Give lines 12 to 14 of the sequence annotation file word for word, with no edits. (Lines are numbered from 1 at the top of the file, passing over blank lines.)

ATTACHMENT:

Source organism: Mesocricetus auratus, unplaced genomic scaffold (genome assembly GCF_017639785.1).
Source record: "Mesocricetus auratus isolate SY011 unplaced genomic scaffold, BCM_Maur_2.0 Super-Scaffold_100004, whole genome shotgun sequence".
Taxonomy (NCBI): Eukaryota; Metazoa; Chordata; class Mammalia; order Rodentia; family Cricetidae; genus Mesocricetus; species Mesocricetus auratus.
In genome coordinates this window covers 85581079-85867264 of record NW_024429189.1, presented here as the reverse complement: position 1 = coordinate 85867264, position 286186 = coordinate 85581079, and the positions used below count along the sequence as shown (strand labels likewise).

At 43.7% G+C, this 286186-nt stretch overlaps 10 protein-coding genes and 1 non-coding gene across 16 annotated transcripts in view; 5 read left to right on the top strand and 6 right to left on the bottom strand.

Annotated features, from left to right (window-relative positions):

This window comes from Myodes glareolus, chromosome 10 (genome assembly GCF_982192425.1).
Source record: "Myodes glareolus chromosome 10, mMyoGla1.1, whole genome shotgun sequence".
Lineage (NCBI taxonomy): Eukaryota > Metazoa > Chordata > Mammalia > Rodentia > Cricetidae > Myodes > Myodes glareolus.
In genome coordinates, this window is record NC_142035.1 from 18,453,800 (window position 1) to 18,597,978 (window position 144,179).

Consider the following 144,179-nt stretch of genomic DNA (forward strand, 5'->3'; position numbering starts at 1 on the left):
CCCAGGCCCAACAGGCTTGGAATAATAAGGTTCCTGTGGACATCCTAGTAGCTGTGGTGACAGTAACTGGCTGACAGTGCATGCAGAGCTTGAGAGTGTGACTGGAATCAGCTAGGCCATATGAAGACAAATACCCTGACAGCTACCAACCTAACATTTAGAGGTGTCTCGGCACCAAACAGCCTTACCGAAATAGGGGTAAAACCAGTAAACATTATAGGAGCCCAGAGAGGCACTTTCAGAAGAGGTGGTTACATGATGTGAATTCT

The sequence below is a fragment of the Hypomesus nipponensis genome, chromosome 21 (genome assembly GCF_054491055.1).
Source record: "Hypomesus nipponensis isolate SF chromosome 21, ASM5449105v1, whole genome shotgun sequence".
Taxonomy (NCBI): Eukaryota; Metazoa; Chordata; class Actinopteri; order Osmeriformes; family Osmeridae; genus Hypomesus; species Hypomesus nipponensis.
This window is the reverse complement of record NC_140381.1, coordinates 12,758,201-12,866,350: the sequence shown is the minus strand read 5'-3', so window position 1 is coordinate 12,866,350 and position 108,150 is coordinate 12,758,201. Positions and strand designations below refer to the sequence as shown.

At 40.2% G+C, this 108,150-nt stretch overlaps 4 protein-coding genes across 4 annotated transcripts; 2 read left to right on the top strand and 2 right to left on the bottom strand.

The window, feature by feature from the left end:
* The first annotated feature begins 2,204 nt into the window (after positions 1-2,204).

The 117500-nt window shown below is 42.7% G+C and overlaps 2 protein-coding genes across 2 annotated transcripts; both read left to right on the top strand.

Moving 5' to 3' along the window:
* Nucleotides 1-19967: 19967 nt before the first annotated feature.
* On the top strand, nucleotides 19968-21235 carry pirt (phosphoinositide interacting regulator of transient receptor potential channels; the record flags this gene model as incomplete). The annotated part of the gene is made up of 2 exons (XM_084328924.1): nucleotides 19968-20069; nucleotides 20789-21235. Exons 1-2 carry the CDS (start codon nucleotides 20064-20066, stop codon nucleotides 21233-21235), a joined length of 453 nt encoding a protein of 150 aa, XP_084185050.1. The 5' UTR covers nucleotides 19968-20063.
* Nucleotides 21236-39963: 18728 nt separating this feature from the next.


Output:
CCCAGGCCCAACAGGCTTGGAATAATAAGGTTCCTGTGGACATCCTAGTAGCTGTGGTGACAGTAACTGGCTGACAGTGCATGCAGAGCTTGAGAGTGTGACTGGAATCAGCTAGGCCATATGAAGACAAATACCCTGACAGCTACCAACCTAACATTTAGAGGTGTCTCGGCACCAAACAGCCTTACCGAAATAGGGGTAAAACCAGTAAACATTATAGGAGCCCAGAGAGGCACTTTCAGAAGAGGTGGTTACATGATGTGAATTCT

The sequence below is a fragment of the Hypomesus nipponensis genome, chromosome 21 (genome assembly GCF_054491055.1).
Source record: "Hypomesus nipponensis isolate SF chromosome 21, ASM5449105v1, whole genome shotgun sequence".